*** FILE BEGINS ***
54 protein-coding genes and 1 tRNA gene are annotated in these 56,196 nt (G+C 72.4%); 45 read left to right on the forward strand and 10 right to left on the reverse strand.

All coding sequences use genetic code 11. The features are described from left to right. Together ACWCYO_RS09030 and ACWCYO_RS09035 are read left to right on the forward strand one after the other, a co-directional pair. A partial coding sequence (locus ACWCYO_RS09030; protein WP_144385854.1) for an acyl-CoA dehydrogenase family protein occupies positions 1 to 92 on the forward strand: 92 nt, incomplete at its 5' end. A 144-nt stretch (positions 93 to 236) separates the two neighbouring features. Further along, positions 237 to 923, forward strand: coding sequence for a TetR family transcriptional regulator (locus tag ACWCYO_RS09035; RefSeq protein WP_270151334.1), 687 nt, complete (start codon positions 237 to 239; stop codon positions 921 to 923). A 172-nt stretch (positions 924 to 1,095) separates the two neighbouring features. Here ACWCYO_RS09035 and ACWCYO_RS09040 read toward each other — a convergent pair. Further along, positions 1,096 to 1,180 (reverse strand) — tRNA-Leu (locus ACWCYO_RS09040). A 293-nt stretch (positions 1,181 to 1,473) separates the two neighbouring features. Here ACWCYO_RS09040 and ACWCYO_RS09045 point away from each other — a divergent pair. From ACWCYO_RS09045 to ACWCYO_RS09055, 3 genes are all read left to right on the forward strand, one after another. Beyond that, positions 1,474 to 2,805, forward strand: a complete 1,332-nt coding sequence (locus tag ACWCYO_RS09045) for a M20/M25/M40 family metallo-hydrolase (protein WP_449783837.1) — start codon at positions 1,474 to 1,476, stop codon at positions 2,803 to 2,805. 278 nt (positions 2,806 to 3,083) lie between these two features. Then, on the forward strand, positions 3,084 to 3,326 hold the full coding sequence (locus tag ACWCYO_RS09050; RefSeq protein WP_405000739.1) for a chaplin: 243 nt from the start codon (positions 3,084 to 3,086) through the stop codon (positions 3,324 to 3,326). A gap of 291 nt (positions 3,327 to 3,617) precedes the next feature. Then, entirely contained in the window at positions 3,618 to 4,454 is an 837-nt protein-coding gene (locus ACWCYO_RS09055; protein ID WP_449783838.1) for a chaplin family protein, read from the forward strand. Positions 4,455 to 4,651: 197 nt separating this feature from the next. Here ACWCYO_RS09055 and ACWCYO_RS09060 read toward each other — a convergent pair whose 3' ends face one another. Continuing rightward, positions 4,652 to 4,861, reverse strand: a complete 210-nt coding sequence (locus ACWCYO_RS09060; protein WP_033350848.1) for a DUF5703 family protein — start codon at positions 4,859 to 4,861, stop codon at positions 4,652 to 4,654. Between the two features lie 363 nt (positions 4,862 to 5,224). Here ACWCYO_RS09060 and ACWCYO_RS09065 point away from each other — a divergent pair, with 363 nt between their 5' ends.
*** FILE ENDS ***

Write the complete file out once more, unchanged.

54 protein-coding genes and 1 tRNA gene are annotated in these 56,196 nt (G+C 72.4%); 45 read left to right on the forward strand and 10 right to left on the reverse strand.

All coding sequences use genetic code 11. The features are described from left to right. Together ACWCYO_RS09030 and ACWCYO_RS09035 are read left to right on the forward strand one after the other, a co-directional pair. A partial coding sequence (locus ACWCYO_RS09030; protein WP_144385854.1) for an acyl-CoA dehydrogenase family protein occupies positions 1 to 92 on the forward strand: 92 nt, incomplete at its 5' end. A 144-nt stretch (positions 93 to 236) separates the two neighbouring features. Further along, positions 237 to 923, forward strand: coding sequence for a TetR family transcriptional regulator (locus tag ACWCYO_RS09035; RefSeq protein WP_270151334.1), 687 nt, complete (start codon positions 237 to 239; stop codon positions 921 to 923). A 172-nt stretch (positions 924 to 1,095) separates the two neighbouring features. Here ACWCYO_RS09035 and ACWCYO_RS09040 read toward each other — a convergent pair. Further along, positions 1,096 to 1,180 (reverse strand) — tRNA-Leu (locus ACWCYO_RS09040). A 293-nt stretch (positions 1,181 to 1,473) separates the two neighbouring features. Here ACWCYO_RS09040 and ACWCYO_RS09045 point away from each other — a divergent pair. From ACWCYO_RS09045 to ACWCYO_RS09055, 3 genes are all read left to right on the forward strand, one after another. Beyond that, positions 1,474 to 2,805, forward strand: a complete 1,332-nt coding sequence (locus tag ACWCYO_RS09045) for a M20/M25/M40 family metallo-hydrolase (protein WP_449783837.1) — start codon at positions 1,474 to 1,476, stop codon at positions 2,803 to 2,805. 278 nt (positions 2,806 to 3,083) lie between these two features. Then, on the forward strand, positions 3,084 to 3,326 hold the full coding sequence (locus tag ACWCYO_RS09050; RefSeq protein WP_405000739.1) for a chaplin: 243 nt from the start codon (positions 3,084 to 3,086) through the stop codon (positions 3,324 to 3,326). A gap of 291 nt (positions 3,327 to 3,617) precedes the next feature. Then, entirely contained in the window at positions 3,618 to 4,454 is an 837-nt protein-coding gene (locus ACWCYO_RS09055; protein ID WP_449783838.1) for a chaplin family protein, read from the forward strand. Positions 4,455 to 4,651: 197 nt separating this feature from the next. Here ACWCYO_RS09055 and ACWCYO_RS09060 read toward each other — a convergent pair whose 3' ends face one another. Continuing rightward, positions 4,652 to 4,861, reverse strand: a complete 210-nt coding sequence (locus ACWCYO_RS09060; protein WP_033350848.1) for a DUF5703 family protein — start codon at positions 4,859 to 4,861, stop codon at positions 4,652 to 4,654. Between the two features lie 363 nt (positions 4,862 to 5,224). Here ACWCYO_RS09060 and ACWCYO_RS09065 point away from each other — a divergent pair, with 363 nt between their 5' ends.